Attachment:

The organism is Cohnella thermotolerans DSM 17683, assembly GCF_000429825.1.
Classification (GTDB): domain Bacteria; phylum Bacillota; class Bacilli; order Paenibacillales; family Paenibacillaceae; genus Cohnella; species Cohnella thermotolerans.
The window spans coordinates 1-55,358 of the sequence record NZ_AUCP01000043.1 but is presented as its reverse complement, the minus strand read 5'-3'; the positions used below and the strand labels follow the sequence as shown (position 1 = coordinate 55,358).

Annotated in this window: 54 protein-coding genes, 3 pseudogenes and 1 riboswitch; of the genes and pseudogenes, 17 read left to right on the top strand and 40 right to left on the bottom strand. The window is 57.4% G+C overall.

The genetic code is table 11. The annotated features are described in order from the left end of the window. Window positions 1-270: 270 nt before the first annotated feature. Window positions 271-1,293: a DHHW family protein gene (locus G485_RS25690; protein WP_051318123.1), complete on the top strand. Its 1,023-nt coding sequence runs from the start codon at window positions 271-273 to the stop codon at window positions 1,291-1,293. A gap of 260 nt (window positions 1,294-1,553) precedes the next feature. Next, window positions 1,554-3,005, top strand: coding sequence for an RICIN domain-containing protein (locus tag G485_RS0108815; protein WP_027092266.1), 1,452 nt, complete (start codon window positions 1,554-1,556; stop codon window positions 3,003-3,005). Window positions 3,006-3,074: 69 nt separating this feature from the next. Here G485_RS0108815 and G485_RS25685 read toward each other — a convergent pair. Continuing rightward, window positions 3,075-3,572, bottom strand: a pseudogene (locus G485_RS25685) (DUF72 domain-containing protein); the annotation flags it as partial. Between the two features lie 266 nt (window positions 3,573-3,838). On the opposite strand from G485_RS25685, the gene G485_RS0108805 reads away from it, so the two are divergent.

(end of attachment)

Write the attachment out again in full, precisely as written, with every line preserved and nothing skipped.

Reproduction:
The organism is Cohnella thermotolerans DSM 17683, assembly GCF_000429825.1.
Classification (GTDB): domain Bacteria; phylum Bacillota; class Bacilli; order Paenibacillales; family Paenibacillaceae; genus Cohnella; species Cohnella thermotolerans.
The window spans coordinates 1-55,358 of the sequence record NZ_AUCP01000043.1 but is presented as its reverse complement, the minus strand read 5'-3'; the positions used below and the strand labels follow the sequence as shown (position 1 = coordinate 55,358).

Annotated in this window: 54 protein-coding genes, 3 pseudogenes and 1 riboswitch; of the genes and pseudogenes, 17 read left to right on the top strand and 40 right to left on the bottom strand. The window is 57.4% G+C overall.

The genetic code is table 11. The annotated features are described in order from the left end of the window. Window positions 1-270: 270 nt before the first annotated feature. Window positions 271-1,293: a DHHW family protein gene (locus G485_RS25690; protein WP_051318123.1), complete on the top strand. Its 1,023-nt coding sequence runs from the start codon at window positions 271-273 to the stop codon at window positions 1,291-1,293. A gap of 260 nt (window positions 1,294-1,553) precedes the next feature. Next, window positions 1,554-3,005, top strand: coding sequence for an RICIN domain-containing protein (locus tag G485_RS0108815; protein WP_027092266.1), 1,452 nt, complete (start codon window positions 1,554-1,556; stop codon window positions 3,003-3,005). Window positions 3,006-3,074: 69 nt separating this feature from the next. Here G485_RS0108815 and G485_RS25685 read toward each other — a convergent pair. Continuing rightward, window positions 3,075-3,572, bottom strand: a pseudogene (locus G485_RS25685) (DUF72 domain-containing protein); the annotation flags it as partial. Between the two features lie 266 nt (window positions 3,573-3,838). On the opposite strand from G485_RS25685, the gene G485_RS0108805 reads away from it, so the two are divergent.